Harvey confounds radar gun in strong start

Ace right-hander hits 97 (and 47) in four-inning start vs. Miami

Harvey confounds radar gun in strong start

JUPITER, Fla. -- Spring Training scoreboards are notorious for their inconsistent velocity readings, on those occasions when the radar guns even work at all. So Matt Harvey couldn't help but laugh when he looked up Sunday after throwing a fastball, in his words, "as hard as I could," then watching it register at 47 mph.

"I don't know how hard it was," Harvey said after delivering four shutout innings in an 11-0 win over the Marlins on Sunday, before adding: "But I'm pretty happy with where things are."

No worries, Matt -- the velocity is there. Scouts' radar guns pegged Harvey at 97 mph in Sunday's game, and that wasn't necessarily the impressive part. To strike out Christian Yelich in the first inning, Harvey delivered a devilish, 91-mph two-strike slider -- the exact type of pitch he has been working all spring to fine-tune, and that he appears now to have in midseason form.

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Such is the nature of Spring Training for Harvey, who can shrug off the big things -- health, velocity -- in favor of the little ones. In his first Grapefruit League start last week, for example, Harvey focused on increasing his extension, allowing him to generate more snap on his pitches. Sunday, Harvey worked to stand taller on the mound, perfecting his mechanics.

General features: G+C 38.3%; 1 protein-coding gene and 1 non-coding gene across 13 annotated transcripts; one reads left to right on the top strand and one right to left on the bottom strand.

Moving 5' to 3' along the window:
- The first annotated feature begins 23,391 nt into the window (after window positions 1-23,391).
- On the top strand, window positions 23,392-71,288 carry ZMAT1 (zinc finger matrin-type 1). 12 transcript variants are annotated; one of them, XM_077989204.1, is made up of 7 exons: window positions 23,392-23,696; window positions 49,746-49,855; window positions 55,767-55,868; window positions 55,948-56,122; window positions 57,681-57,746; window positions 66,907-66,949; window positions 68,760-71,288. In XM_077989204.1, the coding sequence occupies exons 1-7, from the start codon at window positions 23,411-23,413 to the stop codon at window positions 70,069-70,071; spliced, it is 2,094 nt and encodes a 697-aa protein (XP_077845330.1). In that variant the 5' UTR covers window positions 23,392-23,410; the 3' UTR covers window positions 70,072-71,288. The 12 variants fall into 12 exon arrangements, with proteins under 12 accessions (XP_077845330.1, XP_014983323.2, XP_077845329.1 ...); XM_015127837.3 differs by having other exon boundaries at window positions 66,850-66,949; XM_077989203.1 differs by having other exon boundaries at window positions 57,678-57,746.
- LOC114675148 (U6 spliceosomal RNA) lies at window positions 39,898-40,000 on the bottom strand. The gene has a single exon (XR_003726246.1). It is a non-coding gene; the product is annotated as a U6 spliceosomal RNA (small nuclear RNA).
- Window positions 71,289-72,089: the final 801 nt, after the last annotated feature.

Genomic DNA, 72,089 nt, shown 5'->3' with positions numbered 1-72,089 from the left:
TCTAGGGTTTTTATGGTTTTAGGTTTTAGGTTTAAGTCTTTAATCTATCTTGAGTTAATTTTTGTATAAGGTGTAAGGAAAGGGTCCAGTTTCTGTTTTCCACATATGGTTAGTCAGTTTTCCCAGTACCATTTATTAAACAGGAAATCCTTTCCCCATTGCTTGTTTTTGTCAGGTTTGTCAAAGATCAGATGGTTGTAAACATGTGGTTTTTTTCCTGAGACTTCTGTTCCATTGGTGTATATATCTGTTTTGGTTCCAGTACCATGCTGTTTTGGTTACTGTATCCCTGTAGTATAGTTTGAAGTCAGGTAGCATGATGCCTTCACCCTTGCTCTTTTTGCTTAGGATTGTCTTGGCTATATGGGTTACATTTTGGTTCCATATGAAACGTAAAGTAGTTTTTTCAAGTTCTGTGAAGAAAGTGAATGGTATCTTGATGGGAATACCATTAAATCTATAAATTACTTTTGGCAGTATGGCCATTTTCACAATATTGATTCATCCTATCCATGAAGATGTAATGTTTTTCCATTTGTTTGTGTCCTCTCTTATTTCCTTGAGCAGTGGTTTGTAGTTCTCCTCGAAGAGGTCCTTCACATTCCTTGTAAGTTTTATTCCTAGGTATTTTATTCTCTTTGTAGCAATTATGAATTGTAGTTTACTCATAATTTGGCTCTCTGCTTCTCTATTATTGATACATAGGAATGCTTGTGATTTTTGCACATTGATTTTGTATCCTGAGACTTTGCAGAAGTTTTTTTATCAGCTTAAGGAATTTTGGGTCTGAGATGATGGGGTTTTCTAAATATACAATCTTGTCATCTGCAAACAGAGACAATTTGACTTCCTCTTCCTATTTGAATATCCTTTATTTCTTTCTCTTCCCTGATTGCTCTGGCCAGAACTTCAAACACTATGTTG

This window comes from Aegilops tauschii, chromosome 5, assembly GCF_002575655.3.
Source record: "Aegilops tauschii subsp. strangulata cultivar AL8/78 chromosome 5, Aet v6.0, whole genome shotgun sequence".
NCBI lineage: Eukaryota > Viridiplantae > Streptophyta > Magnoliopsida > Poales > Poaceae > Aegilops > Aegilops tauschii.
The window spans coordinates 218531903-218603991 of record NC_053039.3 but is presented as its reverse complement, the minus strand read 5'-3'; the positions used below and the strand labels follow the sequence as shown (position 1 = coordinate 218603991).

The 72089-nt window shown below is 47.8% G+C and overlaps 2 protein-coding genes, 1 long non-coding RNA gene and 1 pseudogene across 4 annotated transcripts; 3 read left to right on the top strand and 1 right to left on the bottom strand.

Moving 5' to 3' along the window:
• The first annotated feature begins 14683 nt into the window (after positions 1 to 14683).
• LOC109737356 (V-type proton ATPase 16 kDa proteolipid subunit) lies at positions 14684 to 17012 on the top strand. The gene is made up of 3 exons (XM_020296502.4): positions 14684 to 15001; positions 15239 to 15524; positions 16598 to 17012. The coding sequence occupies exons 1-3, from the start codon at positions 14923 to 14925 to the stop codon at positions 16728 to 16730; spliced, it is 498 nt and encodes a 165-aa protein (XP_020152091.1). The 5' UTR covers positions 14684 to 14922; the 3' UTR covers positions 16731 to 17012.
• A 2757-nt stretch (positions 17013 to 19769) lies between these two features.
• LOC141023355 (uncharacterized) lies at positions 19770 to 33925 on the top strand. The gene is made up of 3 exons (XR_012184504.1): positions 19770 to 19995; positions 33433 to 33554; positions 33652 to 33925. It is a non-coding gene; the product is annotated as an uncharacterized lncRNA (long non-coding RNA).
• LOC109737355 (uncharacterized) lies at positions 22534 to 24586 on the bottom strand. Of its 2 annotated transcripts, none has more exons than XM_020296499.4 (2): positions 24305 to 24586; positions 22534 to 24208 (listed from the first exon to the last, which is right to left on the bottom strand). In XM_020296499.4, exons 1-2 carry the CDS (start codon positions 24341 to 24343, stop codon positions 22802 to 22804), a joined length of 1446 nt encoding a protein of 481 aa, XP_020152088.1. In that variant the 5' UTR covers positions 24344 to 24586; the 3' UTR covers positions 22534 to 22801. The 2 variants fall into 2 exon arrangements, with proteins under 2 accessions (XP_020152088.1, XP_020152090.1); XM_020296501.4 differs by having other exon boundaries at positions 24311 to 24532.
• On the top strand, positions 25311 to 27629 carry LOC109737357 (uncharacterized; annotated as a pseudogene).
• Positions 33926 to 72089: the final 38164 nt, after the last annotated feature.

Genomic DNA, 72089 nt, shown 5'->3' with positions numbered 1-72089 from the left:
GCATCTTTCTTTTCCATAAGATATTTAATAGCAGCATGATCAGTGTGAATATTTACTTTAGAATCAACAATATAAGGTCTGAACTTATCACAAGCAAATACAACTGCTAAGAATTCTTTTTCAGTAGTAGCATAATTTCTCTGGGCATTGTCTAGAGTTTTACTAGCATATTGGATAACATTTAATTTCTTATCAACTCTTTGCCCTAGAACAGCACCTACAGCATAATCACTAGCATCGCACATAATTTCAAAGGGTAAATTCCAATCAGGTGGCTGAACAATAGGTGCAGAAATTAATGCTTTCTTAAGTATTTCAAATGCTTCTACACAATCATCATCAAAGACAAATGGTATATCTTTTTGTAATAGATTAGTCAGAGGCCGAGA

Harvey's four scoreless innings

"It's always about getting better command of everything," manager Terry Collins said. "He'll continue to do that. He's got some more starts still where he's going to use all his pitches."

There's still room for improvement, in other words, even if that room is shrinking. Through two Spring Training starts, Harvey is 1-0 with a 1.29 ERA and five strikeouts in seven innings. Both outings came against teams -- the Braves and Marlins -- fielding lineups representative of what they'll use on Opening Day. So for all this fine-tuning, the Mets remain quite pleased with what Harvey has been able to accomplish already this spring.

"He's doing what he's supposed to be doing, moving the ball around, using his fastball, good changeups today," Collins said. "He's right on pace."

Anthony DiComo is a reporter for MLB.com. Follow him on Twitter @AnthonyDiComo and Facebook, and listen to his podcast. This story was not subject to the approval of Major League Baseball or its clubs.